Thursday, December 18, 2008

Physics of Cow Tipping

On a late night with nothing to do but hang around cow pastures, the idea of cow-tipping may easily cross your mind. Assuming there is a cow asleep and standing up, you next want to figure out how much force is required – if applied perpendicularly – to tip the cow over.

(image on right is from

The Statics of Cow Tipping has provided approximate values and has performed calculations. Here, we will discuss the process undertaken as well as a critique of the work.

First, let us approximate the following dimensions of a cow:

Body (rectangular prism) = lwh = 2.5*2.5*6 = 37.5 ft3

Head (cylinder) = pi*r2*h = 3.14*.52*1 = .785 ft3

Legs x4 (rectangular prism) = lwh = .5*.5*2.5 = .625 ft3

From here, we can find the center of mass for each body part. Shown below is the table from The Statics of Cow Tipping (source).

Center of Mass

Part Volume XCenter YCenter ZCenter X(V) Y(V) Z(V)
Body 37.5 1.25 3 3.75 46.875 112.5 140.625
Head .785 1.25 6.5 5.5 .98125 5.1025 4.3175
Leg 1 .625 .25 .25 1.25 .15625 .15625 .78125
Leg 2 .625 2.25 .25 1.25 1.40625 .15625 .78125
Leg 3 .625 .25 2.25 1.25 .15625 1.40625 .78125
Leg 4 .625 2.25 2.25 1.25 1.40625 1.40625 .78125
Total 40.785 ---- ---- ---- 50.98125 120.7275 148.0675

In addition to leaving out units (which I have added in), the site fails to explain where exactly the body parts are located and to what point are the Center values relative. To the left is my own rendition of the cow, which is drawn more closely to scale and includes the point of relativity, noted as the origin point (0,0).

Continuing on in the table, the columns labeled X(V), Y(V), and Z(V) are found by multiplying each part’s volume by its respective XCenter, YCenter, and ZCenter distances (columns 3-5). Of course, this is assuming that the density of the cow is uniform. In reality, the density is not uniform, thereby changing where the center of gravity is located for each part. However, we will ignore reality for this analysis. The volume components of each part are totaled and then divided by 40.785ft3, the total volume of the cow. These answers signify what distance the overall center of gravity is from the point of relativity. The distances are as follows:

XCenter = 1.25 ft

YCenter = 2.96 ft

ZCenter = 3.63 ft

Now we move on to equilibrium/torque calculations. We will assume the same given values as The Statics of Cow Tipping:

mass of cow = 1400 lbs

height of horizontal pushing force = 5 ft

horizontal pushing force = 300 lbs

force of friction = 1400*.45 = 630 lbs

(the cow won't slide)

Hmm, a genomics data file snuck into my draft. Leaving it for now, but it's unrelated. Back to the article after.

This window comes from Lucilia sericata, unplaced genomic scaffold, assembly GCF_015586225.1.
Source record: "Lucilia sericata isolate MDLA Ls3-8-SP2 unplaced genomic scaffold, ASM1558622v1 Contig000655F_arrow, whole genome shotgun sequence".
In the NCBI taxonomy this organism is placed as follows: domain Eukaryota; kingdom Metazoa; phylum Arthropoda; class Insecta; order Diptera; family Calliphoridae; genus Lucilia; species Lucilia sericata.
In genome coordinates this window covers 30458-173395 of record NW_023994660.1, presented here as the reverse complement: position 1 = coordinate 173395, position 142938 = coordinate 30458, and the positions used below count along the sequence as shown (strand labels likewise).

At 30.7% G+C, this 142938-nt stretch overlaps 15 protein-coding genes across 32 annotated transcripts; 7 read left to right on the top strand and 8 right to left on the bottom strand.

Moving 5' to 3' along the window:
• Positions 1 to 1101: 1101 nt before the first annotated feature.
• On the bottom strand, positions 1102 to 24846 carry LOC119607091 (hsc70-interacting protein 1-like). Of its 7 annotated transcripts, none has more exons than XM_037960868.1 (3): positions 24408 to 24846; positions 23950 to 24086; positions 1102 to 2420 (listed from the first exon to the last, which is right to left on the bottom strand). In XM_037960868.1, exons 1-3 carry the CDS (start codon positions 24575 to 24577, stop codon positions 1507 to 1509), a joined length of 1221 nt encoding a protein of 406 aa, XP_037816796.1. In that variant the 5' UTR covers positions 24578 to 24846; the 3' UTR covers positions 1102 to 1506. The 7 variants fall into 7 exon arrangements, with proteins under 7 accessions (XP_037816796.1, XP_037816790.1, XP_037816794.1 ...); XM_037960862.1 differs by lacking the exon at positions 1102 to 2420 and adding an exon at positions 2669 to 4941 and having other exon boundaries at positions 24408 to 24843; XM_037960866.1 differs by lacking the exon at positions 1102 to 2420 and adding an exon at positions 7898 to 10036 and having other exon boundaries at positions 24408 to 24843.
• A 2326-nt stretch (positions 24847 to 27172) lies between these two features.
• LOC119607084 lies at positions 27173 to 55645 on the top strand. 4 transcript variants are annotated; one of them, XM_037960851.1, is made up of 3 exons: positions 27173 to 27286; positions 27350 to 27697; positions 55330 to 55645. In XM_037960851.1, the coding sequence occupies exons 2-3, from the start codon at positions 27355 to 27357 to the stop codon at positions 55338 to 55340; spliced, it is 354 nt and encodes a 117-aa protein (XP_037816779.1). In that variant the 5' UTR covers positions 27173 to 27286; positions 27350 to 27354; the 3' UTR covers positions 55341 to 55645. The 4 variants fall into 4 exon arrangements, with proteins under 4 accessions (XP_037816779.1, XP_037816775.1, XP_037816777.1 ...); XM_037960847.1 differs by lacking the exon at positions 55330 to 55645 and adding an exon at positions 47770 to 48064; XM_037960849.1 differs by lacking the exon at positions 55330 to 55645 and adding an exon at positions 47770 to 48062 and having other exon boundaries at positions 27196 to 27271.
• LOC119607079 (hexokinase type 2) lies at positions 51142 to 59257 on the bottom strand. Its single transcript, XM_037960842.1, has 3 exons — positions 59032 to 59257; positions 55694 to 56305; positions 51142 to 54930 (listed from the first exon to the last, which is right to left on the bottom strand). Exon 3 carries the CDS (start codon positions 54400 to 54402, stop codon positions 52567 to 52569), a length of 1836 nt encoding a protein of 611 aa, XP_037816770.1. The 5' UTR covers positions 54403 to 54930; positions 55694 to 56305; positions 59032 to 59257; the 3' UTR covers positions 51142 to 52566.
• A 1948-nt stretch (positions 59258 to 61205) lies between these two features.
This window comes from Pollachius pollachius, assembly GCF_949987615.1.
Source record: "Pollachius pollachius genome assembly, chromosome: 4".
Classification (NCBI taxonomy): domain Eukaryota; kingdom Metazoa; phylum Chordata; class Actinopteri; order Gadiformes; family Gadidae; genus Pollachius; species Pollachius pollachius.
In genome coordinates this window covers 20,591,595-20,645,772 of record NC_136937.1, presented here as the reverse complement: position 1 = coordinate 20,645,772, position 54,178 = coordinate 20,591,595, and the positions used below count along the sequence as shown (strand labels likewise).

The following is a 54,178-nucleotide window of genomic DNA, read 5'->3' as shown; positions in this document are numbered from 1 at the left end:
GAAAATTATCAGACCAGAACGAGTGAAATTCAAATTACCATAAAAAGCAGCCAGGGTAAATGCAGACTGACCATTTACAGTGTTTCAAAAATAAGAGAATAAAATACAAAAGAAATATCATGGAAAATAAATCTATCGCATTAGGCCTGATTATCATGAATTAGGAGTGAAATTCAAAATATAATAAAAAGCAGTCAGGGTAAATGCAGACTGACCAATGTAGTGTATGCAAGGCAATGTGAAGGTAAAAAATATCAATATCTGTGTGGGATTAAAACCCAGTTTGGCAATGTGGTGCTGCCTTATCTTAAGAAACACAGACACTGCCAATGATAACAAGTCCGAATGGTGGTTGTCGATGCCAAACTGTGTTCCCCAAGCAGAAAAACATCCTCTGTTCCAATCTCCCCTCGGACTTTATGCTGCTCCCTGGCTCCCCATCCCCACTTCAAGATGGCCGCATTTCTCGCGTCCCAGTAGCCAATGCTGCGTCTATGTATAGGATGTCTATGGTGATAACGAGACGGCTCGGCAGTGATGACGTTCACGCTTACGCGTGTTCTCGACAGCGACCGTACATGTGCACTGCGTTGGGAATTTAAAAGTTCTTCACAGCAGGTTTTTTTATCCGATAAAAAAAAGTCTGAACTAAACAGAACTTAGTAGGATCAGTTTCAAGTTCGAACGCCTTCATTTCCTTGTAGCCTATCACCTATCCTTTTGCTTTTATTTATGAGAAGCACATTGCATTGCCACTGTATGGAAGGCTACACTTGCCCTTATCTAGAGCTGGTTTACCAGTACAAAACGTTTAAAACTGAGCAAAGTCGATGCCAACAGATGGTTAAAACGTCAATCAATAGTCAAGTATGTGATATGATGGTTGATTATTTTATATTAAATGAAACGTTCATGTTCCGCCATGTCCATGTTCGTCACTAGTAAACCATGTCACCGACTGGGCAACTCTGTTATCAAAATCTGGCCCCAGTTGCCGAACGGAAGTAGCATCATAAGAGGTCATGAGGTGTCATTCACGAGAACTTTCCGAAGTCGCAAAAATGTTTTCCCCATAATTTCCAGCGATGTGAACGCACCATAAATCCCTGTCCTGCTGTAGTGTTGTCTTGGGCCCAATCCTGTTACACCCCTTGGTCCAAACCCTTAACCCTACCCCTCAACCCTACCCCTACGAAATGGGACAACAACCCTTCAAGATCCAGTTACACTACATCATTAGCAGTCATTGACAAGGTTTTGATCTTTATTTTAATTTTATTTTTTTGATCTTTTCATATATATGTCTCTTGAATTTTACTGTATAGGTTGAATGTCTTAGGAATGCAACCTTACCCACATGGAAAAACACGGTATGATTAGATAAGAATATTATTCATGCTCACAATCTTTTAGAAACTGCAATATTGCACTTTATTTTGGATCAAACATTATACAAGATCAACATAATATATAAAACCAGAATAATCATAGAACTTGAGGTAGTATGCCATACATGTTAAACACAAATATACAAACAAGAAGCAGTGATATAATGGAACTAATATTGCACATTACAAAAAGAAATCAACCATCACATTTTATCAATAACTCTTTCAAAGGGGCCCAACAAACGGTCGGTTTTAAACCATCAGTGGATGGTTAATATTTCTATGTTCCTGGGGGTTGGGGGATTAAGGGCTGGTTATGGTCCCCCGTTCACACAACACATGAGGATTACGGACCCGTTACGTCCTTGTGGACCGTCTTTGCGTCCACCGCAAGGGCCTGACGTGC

Although we’ll use the same equation, torque = force*radius, our radius will assume that the cow’s left hind and fore leg remain on the ground. Shown below are two images. The force vector schematic on the left is editted from The Statics of Cow Tipping (source) and includes the forces due to friction, pushing, and gravity on the cow. For the image on the right, the radii are labeled as follows:

r(f) = force radius

r(c) = cow radius

To find the correct radius, we need to consider the moment arm of the force. Since the moment arm is the perpendicular distance from the axis of rotation to the extended line of force, we see that r(f) is indeed perpendicular to the pushing force and r(c) is indeed perpendicular to the force of gravity on the cow.

We can easily find that r(f) = 5 ft and r(c) = 1.25 ft. Now the difference in torque is 1400*1.25-300*5=250 lbs/ft. We need the torque to be less than zero for the pushing force to be sufficient enough to overcome the cow's turning force, so it is clear that one person is not enough to tip a cow.

We're determined to tip the cow, so let's add more people. Assuming the people have identical pushing height and force and will stand in a way so as to push the cow in a uniform manner, then we can calculate that the minimum number of people required to tip a cow is 1400*1.25 < n="2.

Our results agree with The Statics of Cow Tipping. However, we must also consider some real life truths. Most likely, a real cow's legs will move or tilt when the cow is pushed. On the plus side, this moves the center of gravity, making it easier to tip the cow as the shift will shorten r(c) with time while r(f) remains the same. Unfortunately, the cow would sure counter-balance, making it more difficult to tip. Even so, these calculations are still good approximations and as such, leave the myth of cow tipping open to testing!

(above image is from


Semke, Matt. "The Statics of Cow Tipping",


Author unknown. "Google Image Search on cow tipping",

Semke, Matt. "The Statics of Cow Tipping",

Author unknown. "Google Image Search on cow tipping",

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